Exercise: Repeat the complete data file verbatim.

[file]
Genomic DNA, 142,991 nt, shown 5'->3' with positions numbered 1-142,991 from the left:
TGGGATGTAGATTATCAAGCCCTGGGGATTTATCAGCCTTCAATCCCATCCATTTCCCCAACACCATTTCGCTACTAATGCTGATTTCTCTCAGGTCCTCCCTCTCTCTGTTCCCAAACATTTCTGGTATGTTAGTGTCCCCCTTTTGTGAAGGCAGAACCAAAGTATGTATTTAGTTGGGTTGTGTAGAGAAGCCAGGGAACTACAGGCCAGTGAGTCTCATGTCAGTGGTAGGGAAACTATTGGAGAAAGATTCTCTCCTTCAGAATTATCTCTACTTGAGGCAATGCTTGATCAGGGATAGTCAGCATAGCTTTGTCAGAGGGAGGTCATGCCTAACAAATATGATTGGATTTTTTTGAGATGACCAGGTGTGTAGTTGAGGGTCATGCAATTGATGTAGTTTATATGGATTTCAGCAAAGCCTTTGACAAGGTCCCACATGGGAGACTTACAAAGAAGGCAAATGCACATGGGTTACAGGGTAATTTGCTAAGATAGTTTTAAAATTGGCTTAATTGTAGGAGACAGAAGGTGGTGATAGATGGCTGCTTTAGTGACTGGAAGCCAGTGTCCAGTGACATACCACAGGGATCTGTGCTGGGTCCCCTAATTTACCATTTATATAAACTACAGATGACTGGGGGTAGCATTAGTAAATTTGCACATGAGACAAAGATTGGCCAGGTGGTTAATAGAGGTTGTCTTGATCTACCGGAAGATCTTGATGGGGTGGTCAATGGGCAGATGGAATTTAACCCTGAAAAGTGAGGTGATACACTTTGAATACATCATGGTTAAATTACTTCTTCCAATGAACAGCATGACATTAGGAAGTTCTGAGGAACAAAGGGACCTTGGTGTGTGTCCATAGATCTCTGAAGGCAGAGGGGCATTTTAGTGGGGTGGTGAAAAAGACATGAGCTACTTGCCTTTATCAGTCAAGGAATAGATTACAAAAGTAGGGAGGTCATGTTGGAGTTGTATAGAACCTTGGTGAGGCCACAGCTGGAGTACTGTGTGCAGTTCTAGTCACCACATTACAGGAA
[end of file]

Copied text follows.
Genomic DNA, 142,991 nt, shown 5'->3' with positions numbered 1-142,991 from the left:
TGGGATGTAGATTATCAAGCCCTGGGGATTTATCAGCCTTCAATCCCATCCATTTCCCCAACACCATTTCGCTACTAATGCTGATTTCTCTCAGGTCCTCCCTCTCTCTGTTCCCAAACATTTCTGGTATGTTAGTGTCCCCCTTTTGTGAAGGCAGAACCAAAGTATGTATTTAGTTGGGTTGTGTAGAGAAGCCAGGGAACTACAGGCCAGTGAGTCTCATGTCAGTGGTAGGGAAACTATTGGAGAAAGATTCTCTCCTTCAGAATTATCTCTACTTGAGGCAATGCTTGATCAGGGATAGTCAGCATAGCTTTGTCAGAGGGAGGTCATGCCTAACAAATATGATTGGATTTTTTTGAGATGACCAGGTGTGTAGTTGAGGGTCATGCAATTGATGTAGTTTATATGGATTTCAGCAAAGCCTTTGACAAGGTCCCACATGGGAGACTTACAAAGAAGGCAAATGCACATGGGTTACAGGGTAATTTGCTAAGATAGTTTTAAAATTGGCTTAATTGTAGGAGACAGAAGGTGGTGATAGATGGCTGCTTTAGTGACTGGAAGCCAGTGTCCAGTGACATACCACAGGGATCTGTGCTGGGTCCCCTAATTTACCATTTATATAAACTACAGATGACTGGGGGTAGCATTAGTAAATTTGCACATGAGACAAAGATTGGCCAGGTGGTTAATAGAGGTTGTCTTGATCTACCGGAAGATCTTGATGGGGTGGTCAATGGGCAGATGGAATTTAACCCTGAAAAGTGAGGTGATACACTTTGAATACATCATGGTTAAATTACTTCTTCCAATGAACAGCATGACATTAGGAAGTTCTGAGGAACAAAGGGACCTTGGTGTGTGTCCATAGATCTCTGAAGGCAGAGGGGCATTTTAGTGGGGTGGTGAAAAAGACATGAGCTACTTGCCTTTATCAGTCAAGGAATAGATTACAAAAGTAGGGAGGTCATGTTGGAGTTGTATAGAACCTTGGTGAGGCCACAGCTGGAGTACTGTGTGCAGTTCTAGTCACCACATTACAGGAA